Ok, let’s face it: you already do not like this headline. Whatever is going on in your life right now, you are doing your best to handle it. Or are you? My Resiliency Group colleague, Joe Tye, just released his newest book, Winning the War with Yourself Field Manual. Using timeless principles of military strategists ranging from Roman soldiers to modern-day generals, Tye offers clear-cut strategies to handle all the things we (yes, me too) do to sabotage ourselves.
It all has to do with those internal, infernal voices. You know, the ones that say things like:
"Who do you think you are?"
"Hey, it’s not my fault. Life is just unfair."
" What if I fail?"
"I’ll never be as good as…"
and the big one that I see operating right now across our nation: "I am afraid…"
Fear prompts us into wanting life to be presented in black and white. Absolutes we think keep us safe. So we read and hear generalized statements that demonize people of different races, religions, background, and social status.We want one and only one answer. And without it, we give in to the terror of our imagination.We become our own worst enemy.
When the horror of 9/11 happened, executives of U.S. air carriers had, what Joe describes as, "a collective panic attack". Within weeks, they fired more than 140,000 airline employees thus playing right into the hands of terrorist because such a move sent the global economy reeling.The then-president of United Airlines warned employees that their company would perish. Wow! What an uplifting message.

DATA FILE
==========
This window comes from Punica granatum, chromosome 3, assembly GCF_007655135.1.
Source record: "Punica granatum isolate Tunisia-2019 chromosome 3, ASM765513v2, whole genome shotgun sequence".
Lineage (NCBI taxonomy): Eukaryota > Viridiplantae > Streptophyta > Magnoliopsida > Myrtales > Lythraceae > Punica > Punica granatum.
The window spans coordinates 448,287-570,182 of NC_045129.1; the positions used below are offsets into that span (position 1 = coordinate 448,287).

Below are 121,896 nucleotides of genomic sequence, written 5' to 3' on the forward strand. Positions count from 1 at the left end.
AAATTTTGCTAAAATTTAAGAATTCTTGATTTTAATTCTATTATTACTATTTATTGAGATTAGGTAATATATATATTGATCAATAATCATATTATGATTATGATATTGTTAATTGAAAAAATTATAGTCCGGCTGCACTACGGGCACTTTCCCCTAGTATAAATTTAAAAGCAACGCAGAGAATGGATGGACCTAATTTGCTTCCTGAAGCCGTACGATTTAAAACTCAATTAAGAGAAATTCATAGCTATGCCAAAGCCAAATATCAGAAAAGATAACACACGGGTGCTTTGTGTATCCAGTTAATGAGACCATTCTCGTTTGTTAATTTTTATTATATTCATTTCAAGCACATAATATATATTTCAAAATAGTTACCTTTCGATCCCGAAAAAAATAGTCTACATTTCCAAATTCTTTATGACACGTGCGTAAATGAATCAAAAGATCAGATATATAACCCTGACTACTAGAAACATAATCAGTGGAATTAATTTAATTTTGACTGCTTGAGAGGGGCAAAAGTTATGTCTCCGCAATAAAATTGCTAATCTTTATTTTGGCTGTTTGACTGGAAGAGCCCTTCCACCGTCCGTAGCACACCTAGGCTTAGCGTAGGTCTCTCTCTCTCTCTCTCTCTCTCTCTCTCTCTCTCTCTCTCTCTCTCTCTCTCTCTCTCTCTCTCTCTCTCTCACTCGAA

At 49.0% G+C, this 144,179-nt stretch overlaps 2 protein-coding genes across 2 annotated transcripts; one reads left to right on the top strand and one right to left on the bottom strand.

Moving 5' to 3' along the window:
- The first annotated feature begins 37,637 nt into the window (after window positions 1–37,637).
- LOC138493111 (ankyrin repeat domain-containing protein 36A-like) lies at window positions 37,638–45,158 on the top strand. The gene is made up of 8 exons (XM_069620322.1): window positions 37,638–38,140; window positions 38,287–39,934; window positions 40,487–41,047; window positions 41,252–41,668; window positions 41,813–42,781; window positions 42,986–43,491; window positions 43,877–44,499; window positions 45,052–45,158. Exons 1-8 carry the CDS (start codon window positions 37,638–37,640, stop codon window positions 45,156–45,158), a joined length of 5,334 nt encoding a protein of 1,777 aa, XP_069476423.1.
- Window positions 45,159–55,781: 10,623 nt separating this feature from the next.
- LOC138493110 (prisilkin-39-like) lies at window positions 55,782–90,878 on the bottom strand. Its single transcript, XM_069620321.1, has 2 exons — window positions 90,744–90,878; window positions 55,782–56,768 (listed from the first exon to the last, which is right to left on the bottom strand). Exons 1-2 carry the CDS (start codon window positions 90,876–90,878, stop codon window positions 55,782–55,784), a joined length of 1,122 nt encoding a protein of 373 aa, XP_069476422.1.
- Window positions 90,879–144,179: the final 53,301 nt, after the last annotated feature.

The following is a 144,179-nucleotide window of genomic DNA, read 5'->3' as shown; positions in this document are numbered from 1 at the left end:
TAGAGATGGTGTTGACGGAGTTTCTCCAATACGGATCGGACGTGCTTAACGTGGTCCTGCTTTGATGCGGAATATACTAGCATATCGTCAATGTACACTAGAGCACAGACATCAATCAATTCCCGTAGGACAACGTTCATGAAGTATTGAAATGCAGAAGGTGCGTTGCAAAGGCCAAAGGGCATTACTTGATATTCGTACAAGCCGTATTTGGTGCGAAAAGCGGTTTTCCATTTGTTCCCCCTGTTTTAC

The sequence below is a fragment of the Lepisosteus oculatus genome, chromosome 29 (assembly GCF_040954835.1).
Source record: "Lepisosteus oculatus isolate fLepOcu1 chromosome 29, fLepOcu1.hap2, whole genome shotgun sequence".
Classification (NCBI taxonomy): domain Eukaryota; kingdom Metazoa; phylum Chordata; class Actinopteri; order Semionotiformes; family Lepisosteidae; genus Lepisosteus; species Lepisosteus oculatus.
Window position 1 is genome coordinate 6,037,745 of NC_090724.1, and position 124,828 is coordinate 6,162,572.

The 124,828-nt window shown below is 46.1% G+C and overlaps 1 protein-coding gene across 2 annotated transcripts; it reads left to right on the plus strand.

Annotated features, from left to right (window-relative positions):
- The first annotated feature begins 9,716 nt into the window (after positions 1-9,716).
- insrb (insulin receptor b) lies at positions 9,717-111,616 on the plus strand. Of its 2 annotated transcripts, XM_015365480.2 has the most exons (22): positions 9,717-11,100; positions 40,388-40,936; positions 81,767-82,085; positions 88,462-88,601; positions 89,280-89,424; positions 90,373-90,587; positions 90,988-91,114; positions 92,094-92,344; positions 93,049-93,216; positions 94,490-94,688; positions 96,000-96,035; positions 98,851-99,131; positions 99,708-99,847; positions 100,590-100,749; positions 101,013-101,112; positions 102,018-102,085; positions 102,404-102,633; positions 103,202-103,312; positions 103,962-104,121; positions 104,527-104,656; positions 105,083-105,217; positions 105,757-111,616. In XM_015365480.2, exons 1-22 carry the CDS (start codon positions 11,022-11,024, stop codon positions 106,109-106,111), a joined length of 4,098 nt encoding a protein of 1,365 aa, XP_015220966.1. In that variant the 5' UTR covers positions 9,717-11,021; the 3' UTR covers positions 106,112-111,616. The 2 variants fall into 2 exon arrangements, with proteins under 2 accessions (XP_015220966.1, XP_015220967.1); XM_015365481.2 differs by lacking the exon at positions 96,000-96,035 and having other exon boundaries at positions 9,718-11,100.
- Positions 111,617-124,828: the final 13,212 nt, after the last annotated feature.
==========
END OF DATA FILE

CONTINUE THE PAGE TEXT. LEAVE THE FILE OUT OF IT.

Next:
Imagination generated fear. But Joe insists: "Fear is a reaction, Courage is a decision."
In the aftermath of 9/11, all of my speaking engagements were canceled. As one client told me, corporate attorneys did not want anyone flying for fear of a lawsuit!
I begged them to let me come. I was not (and am not) afraid to fly. What a perfectly incredible time to help groups to come together, to let me facilitate their conversation, and to help teams find their courage. In fact, I said I would donate my time. Alas, no one took me up on it. Fear took the place of courage.
Joe is so right when he insists that fear causes you to overestimate the nature of a challenge and to underestimate our own resources.
We have the resources to be thoughtful, compassionate people. We have the resources to listen carefully to different opinion. We have the creative capacity to think of new ways of responding rather than pulling out old methods.
There’s a wonderful children’s story, The Monster Who Grew Small. It’s a story for children of all ages. In summation, the little boy was known as"Miobi," which meant, basically – "Scaredy-Cat". Yet, he was the only one of his village who with trembling heart, climbed to the top of the mountain to face "the monster" that had his village living in terror. The moral was, the closer the little boy came to "the monster", the smaller it became.
Face what you fear. Move closer. It might very well be much smaller and even harmless.
But the best lesson of this story came from my grandson who was age six. When the teacher asked the children if the little boy was brave, everyone agreed except my Keaton. Keaton insisted, "No, he was very afraid. He didn’t seek to be brave. He wanted courage."
Something to think about.